On October 9th, in a questionable move, a forum user claiming to be the Leaker announced the content that was released online was indeed the current work Valve had for Half-Life 2 and that the game was nowhere near completion. Because of this, he plead innocent and said that he was not the reason for the delay of the game. On top of that he claimed that if Valve continued to claim that the leak was the reason for the delay, he would release all the stolen content he had. On October 13th, the source code to the game maps were released to peer to peer networks. As far as I know, that would be the final leaked Half-Life 2 content to make it onto the web.
So who was this mysterious Leaker and why did he steal the biggest game of its time, just to release it before it was finished? Well, as it turned out, the man did in fact have a conscience. The Leaker, who’s name will not be posted on this site, would eventually get in personal contact with Gabe Newell via e-mail. The purpose of the e-mail was not to gloat or threaten, but to apologize. After verifying his identity by providing Gabe some information that had not gone public, Gabe knew he was speaking to the real deal. At first, Gabe was furious at him for all the trouble he had caused the company, but he wasn’t planning to let the Leaker know that. The Leaker said that he was just a big fan of Valve Software, and he had never meant for the content to go public as it did. He just wanted the chance to play their games and he pleaded Gabe for his forgiveness.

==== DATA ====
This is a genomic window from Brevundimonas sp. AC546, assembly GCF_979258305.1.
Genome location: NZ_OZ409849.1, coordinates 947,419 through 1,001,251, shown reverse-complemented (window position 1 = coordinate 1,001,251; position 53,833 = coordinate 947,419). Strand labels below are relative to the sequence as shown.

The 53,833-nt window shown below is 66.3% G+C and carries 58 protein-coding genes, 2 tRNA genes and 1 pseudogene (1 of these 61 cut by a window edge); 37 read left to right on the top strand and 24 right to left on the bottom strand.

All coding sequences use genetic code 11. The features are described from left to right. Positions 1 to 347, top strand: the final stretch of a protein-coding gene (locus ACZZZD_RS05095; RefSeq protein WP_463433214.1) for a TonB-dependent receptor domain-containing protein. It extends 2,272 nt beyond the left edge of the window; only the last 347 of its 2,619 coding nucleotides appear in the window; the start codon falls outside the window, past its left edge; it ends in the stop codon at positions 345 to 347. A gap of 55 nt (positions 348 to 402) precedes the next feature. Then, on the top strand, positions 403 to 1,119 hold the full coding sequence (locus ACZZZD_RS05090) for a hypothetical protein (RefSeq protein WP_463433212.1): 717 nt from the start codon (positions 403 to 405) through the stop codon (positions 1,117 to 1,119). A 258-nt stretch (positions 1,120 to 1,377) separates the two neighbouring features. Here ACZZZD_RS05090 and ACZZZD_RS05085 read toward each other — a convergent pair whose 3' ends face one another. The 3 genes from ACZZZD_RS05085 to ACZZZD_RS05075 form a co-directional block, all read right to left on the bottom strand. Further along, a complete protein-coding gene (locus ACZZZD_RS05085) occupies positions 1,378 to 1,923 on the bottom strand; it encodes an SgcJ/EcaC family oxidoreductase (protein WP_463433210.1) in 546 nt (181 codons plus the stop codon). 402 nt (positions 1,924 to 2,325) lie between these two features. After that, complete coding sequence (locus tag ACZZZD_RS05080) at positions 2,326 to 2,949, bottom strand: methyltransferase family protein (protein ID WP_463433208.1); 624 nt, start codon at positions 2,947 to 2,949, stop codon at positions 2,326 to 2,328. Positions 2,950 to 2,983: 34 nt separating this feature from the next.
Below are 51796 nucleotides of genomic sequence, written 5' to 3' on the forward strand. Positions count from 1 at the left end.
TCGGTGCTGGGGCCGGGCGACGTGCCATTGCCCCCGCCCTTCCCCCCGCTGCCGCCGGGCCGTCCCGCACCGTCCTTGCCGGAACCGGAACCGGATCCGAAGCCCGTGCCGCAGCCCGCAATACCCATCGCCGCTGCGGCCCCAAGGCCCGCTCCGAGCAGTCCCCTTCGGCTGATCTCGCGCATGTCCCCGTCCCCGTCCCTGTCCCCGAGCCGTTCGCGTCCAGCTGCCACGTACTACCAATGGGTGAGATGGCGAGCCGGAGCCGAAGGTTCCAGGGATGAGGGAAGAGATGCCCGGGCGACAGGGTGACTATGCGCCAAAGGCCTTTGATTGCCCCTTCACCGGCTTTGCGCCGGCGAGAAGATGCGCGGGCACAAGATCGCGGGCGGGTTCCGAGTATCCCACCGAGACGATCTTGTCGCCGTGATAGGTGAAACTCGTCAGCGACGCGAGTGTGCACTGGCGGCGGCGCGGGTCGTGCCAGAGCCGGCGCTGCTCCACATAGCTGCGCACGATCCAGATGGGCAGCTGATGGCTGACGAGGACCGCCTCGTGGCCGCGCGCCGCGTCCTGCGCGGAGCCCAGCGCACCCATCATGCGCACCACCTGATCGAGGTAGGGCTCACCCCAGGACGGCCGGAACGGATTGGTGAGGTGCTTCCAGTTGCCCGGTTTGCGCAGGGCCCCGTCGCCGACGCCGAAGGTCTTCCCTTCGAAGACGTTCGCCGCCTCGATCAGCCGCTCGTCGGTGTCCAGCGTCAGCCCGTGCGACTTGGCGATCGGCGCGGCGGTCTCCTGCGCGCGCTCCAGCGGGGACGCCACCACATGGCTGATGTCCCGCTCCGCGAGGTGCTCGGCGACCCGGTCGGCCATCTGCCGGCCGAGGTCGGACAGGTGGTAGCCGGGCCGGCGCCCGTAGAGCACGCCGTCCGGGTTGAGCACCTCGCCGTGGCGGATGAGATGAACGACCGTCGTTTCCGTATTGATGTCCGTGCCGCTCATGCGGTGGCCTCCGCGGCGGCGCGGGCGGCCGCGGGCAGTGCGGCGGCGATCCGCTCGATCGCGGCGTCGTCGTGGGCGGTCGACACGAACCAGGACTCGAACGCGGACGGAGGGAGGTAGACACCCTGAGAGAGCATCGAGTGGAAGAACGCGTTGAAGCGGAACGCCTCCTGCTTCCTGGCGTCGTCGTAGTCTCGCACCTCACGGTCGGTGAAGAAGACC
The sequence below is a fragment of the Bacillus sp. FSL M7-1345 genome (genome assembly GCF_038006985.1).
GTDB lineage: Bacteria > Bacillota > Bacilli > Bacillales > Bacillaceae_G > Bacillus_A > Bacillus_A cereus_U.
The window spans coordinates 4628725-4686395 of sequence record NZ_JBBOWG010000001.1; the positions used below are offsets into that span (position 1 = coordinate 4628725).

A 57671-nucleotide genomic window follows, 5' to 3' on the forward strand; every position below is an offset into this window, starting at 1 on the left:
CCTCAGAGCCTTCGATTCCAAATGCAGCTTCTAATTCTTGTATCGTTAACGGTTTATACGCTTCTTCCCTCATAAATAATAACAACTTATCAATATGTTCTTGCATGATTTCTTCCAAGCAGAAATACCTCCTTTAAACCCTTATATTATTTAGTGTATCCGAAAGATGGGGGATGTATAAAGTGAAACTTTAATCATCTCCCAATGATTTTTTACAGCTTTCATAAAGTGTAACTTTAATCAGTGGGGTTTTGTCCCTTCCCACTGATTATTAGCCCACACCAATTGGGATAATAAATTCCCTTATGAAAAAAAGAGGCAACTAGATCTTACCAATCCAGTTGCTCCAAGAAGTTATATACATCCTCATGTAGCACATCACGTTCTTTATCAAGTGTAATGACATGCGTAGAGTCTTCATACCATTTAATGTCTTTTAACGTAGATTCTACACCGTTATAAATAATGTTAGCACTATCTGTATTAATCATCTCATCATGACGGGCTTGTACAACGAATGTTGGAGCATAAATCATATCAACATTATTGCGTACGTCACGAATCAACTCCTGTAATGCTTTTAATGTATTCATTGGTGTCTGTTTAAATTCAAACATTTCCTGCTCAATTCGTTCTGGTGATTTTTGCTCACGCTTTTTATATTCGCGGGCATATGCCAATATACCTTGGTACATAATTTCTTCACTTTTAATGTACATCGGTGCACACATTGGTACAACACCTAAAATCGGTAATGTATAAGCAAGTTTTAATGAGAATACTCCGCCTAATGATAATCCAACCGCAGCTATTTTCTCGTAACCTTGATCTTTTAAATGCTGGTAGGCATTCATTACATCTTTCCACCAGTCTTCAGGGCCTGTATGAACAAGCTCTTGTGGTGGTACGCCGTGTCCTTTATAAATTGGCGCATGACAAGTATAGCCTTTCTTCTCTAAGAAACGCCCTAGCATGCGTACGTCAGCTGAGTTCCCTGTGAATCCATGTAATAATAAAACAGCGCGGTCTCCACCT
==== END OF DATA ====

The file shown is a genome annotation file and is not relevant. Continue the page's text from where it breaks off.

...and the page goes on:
Gabe played it cool. On the one hand, he finally knew the Leaker’s motivations, but he still wanted to bring this person to justice. He decided to set up an elaborate sting operation, with the intention to bring the Leaker to the United States and have him immediately arrested by the Feds. Gabe told the Leaker that he was impressed by the Leaker’s actions, and wanted to bring him in to interview as a new “security consultant” for the company. The Leaker was skeptical of course, but he didn’t want to pass up the opportunity to work for Valve Software.